Promoted Partners

The Hong Konger: Jimmy Lai's Extraordinary Struggle for Freedom – Free Documentary Screening for Educators

Date: October 22, 2022 | 10 AM - 1 PM

Venue: Vancouver International Film Centre, 1811 Seymour Street, Vancouver

Co-sponsored by: BC Social Studies Teachers’ Association | Amnesty International Canada | VSSDM (Vancouver Society in Support of Democratic Movement)

This free screening is exclusively arranged for educators and will be followed by a Q&A session with guest speakers from the production team and the interviewees in the documentary. For registration: https://www.eventbrite.ca/e/the-hong-konger-jimmy-lais-extraordinary-struggle-for-freedom-tickets-423874729727

Due to limited seating capacity of 160, you are advised to register ASAP. Please make sure you will attend the event or cancel the registration if you really cannot make it. Your cooperation and understanding are deeply appreciated.

Jimmy Lai and other 4 Hong Kong pro-democracy activists who are jailed and facing national security law charges are nominated for the 2022 Nobel Peace Prize. Jimmy is the founder and owner of Apply Daily. As guardian of freedom of speech and the press, Apple Daily provided an independent voice for Hong Kong following its 1997 transition from British rule to Chinese control. The newspaper got the highest readership in Hong Kong before it was forced to close operations by the Hong Kong government in 2021.

The Hong Konger: Jimmy Lai's Extraordinary Struggle for Freedom is a powerful and moving documentary by the Acton Institute. A palpable shift in freedoms occur under the leadership of Chinese president Xi Jinping as China retreats from its “one nation, two systems” policy. When Hong Kong’s basic freedoms come under attack, media tycoon Jimmy Lai finds himself in the crosshairs of the state and must choose between defending Hong Kong’s long-standing liberties, or his own freedom. Jimmy’s story is one that cannot die in a prison cell—it is one that must reignite a persistent movement to defend the cause of freedom for Hong Kongers, for China as a whole, and humanity everywhere.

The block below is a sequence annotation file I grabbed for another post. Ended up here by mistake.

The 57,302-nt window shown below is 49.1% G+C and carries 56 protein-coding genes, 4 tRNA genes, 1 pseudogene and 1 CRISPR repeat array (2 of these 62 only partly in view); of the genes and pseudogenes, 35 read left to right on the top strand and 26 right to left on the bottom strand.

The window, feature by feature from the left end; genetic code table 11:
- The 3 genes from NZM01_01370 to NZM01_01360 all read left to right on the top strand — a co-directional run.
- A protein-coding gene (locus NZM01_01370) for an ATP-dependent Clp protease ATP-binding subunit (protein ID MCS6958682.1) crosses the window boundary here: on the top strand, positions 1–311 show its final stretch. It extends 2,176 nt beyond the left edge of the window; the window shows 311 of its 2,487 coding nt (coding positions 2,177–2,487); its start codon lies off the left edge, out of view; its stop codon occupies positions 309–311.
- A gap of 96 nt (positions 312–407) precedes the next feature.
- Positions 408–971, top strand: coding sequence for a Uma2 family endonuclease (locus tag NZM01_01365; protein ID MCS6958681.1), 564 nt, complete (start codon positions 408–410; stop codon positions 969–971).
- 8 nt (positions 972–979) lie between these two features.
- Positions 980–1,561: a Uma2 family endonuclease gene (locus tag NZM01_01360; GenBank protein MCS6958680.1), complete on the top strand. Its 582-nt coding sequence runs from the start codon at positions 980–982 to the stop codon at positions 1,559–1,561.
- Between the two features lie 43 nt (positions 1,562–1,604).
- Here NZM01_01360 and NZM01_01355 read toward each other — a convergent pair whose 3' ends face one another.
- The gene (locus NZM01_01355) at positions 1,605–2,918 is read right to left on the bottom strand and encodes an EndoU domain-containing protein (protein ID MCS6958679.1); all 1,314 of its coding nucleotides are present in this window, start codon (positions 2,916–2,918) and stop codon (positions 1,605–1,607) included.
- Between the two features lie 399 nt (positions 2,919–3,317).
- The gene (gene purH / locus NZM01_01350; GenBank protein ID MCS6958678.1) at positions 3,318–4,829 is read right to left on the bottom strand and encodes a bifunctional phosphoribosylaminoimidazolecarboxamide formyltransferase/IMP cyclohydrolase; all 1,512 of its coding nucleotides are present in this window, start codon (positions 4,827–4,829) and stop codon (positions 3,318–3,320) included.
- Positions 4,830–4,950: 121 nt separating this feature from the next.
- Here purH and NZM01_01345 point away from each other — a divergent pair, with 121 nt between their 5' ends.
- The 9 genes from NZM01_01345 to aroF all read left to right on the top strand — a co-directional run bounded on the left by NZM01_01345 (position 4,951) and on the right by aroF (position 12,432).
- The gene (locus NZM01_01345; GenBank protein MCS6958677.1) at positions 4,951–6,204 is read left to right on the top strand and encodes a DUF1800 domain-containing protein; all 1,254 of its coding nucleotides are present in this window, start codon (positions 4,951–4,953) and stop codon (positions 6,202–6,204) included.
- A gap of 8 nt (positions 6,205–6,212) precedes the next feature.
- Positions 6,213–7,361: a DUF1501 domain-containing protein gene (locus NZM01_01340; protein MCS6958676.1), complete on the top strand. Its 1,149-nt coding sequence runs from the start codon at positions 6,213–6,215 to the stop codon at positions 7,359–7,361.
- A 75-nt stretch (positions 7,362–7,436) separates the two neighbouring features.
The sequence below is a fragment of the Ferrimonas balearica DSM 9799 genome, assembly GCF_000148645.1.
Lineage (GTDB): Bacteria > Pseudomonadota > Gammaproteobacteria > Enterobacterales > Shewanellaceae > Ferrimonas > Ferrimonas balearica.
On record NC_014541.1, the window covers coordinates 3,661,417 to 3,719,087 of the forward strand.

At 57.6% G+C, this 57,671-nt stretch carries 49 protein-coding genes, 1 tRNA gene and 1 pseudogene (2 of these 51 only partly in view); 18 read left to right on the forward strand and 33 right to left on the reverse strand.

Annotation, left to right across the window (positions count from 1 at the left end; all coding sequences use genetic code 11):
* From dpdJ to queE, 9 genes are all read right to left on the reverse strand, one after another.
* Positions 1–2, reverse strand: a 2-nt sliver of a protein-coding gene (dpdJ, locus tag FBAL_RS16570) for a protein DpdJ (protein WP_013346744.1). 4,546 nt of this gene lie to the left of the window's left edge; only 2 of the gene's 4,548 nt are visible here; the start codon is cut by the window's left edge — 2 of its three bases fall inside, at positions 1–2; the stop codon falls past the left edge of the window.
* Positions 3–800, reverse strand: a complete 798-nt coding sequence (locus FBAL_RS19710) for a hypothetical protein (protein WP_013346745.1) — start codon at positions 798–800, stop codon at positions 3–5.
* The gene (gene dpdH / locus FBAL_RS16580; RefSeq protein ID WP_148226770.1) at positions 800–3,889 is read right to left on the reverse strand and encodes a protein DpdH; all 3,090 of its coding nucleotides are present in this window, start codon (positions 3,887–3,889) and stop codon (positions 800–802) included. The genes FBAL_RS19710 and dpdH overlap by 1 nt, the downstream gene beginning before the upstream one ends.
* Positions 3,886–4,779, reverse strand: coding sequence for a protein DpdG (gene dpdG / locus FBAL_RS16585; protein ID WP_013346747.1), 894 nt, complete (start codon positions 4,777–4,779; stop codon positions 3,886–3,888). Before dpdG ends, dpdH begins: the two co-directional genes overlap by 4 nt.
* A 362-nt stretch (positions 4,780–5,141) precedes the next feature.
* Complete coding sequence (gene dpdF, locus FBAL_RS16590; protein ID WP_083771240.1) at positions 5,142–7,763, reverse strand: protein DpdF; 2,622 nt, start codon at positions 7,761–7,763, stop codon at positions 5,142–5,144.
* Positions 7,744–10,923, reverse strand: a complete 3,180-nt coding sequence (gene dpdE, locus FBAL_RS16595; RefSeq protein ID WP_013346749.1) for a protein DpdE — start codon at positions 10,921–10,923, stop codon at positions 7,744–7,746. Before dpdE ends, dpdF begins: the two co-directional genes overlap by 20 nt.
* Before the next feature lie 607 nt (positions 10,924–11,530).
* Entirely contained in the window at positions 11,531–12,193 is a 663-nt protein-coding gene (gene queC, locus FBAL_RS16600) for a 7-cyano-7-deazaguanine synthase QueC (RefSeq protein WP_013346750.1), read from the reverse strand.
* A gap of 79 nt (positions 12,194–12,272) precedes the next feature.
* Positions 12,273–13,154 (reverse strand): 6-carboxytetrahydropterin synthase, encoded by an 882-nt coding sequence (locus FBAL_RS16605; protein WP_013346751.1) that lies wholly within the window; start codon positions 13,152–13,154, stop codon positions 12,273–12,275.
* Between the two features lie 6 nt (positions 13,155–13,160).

“Even if they kill me, I will fight to the last day." - Jimmy Lai. The Chinese government wants him silenced, but even from behind bars Jimmy is continuing to fight for freedom. Today Jimmy perseveres in a Hong Kong prison cell awaiting trial.

For more information of this documentary: https://thehongkongermovie.com/wp-content/uploads/2022/06/Press-Kit-The-Hong-Konger-2.pdf

From his own testimony as well as through exclusive interviews with diplomats, citizen activists, scholars, and friends from across the globe, The Hong Konger chronicles Jimmy’s story of heroic sacrifice and symbol of the freedom movement. This documentary reveals how freedom and rule of law of a once vibrant and most free city could be stripped off, leading to so many Hong Kong people seeking for exile and some ending up in Canada.

Racist, Not Racist, Antiracist

Language and the Dynamic Disaster of American Racism

By Leland Harper and Jennifer Kling

“Hey, that was kind of racist.”

“I'm not a racist! I have Black friends.”

This exchange highlights a problem with how people in the United States tend to talk about racially tricky situations. As Racist, Not Racist, Antiracist: Language and the Dynamic Disaster of American Racism explores, such situations are ordinarily categorized as either racist or not racist (or, in other cases, as antiracist). The problem is, there are often situations that are racially not good, but that we do not want to categorize as racist, either. However, since we don’t have the language to describe this in-between, we are forced to fall back on the racist/not racist/antiracist trinary, which tends to shut down productive discussion. This is especially true for white people, who tend to take claims of racism—be they interpersonal or institutional—as a personal attack. This is problematic, not only because it means that white people never learn about their own racially troubling behaviors, but also because such fragility keeps them from being able to engage in productive discussions about systemic racial oppression. Leland Harper and Jennifer Kling demonstrate how expanding our racial vocabulary is crucial for the attainment of justice equally enjoyed by all.